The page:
"So, you know, Mother's Day is coming up," I said to my husband the other day. He turned and looked at me with a deadpan expression and uttered, "Again?" Yep, every single year. It's not the celebration of motherhood that troubles him. I believe it's the search of the perfect gift he and my now 11 year son can agree on. My son wants to give me video games and baseball mitts. "She likes to play baseball," I hear him whisper when I've gone in the other room. My husband knows I want to feel appreciated with a gift, but not something for the kitchen, or an easier way to clean the house. He knows he has to find the right gift.
To tell you the truth, my best Mother's Day was a few years ago, when my son, then seven or so, went into his room for over an hour on Mother’s Day morning and came out and presented me with a staircase made of legos. I told him I loved it, not knowing the reasoning behind it, and he smiled and told me it was entitled, "Stairs of Love." It was a symbol of our love, going up, up, up. I still have it. So there is the perfect gift. Match that.
We were talking at work, about Mother's Day and being a mom. We have all gotten the hand imprint made of clay from school art class. We all look beyond that and hope for a gift to save us from being in charge of motherhood every single minute. Just a break. I vowed I would be happy with 10 minutes all by myself in my own house. I probably would sit in a chair, and drink a Diet Coke, and wonder what my son and husband were doing, but at least I'd be alone. Julie wished she could go into the bathroom, pee, and for once not do a little cleaning while she was in there.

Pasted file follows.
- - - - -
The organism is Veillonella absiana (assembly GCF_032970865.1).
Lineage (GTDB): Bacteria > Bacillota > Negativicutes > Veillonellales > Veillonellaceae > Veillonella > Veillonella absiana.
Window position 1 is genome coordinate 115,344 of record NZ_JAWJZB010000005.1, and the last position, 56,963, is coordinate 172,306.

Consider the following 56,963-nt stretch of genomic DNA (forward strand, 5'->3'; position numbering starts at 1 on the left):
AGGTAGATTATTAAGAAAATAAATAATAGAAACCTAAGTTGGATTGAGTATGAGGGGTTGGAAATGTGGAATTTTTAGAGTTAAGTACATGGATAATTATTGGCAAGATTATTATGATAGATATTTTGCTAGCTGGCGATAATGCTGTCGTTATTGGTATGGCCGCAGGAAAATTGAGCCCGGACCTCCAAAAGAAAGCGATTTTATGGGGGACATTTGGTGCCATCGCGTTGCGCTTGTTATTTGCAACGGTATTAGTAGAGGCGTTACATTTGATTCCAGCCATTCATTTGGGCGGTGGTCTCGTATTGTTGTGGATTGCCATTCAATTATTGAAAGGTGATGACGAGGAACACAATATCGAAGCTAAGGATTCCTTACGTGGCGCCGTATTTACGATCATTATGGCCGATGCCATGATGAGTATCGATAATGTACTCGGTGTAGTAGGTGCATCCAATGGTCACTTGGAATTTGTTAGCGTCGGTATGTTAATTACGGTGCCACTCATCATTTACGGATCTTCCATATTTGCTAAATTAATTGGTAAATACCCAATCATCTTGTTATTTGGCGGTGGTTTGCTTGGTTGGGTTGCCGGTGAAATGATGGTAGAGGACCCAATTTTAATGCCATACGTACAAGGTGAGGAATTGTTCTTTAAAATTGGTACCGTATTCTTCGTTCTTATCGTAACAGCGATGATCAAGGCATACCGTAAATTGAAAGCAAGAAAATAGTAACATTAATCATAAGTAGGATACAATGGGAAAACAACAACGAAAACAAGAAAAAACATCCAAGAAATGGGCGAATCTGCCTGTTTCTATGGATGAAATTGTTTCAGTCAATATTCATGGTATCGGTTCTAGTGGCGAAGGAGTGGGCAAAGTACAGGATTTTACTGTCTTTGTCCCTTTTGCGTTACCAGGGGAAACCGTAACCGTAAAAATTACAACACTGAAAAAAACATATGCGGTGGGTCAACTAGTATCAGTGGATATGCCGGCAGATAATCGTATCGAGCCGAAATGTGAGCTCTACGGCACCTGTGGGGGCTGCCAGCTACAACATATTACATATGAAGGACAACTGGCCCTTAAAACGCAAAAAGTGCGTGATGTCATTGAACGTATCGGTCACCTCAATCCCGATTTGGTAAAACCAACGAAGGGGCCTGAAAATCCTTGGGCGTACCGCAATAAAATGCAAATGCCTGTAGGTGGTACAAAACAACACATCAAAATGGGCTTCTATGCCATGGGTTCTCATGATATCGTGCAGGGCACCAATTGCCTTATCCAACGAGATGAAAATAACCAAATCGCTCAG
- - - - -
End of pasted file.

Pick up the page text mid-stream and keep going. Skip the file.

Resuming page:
Jan loves a prepared lunch picnic basket and then a hike to somewhere unknown. Lisa talked about finding a pink Schwinn bicycle with a big basket attached to the handlebars appearing in her home - actually in her bathroom - from her husband who knew it was one of her favorite things. And Donna, after the 6th grandchild, would just like a bottle of wine and a chicken pot pie ready for her.
The answer to the question, “What do you want for mother's day,” is simple. Acknowledge that being a mother is a full time job, even if the kids are grown and out of the house. Know we tend to put ourselves behind all others. And we, as mothers would like someone else to do something for us - even for just one day. Kiss the mothers in your life, tell them their job is the most important one in the world, and give them some time off. It may just be enough, until next year when it comes around again.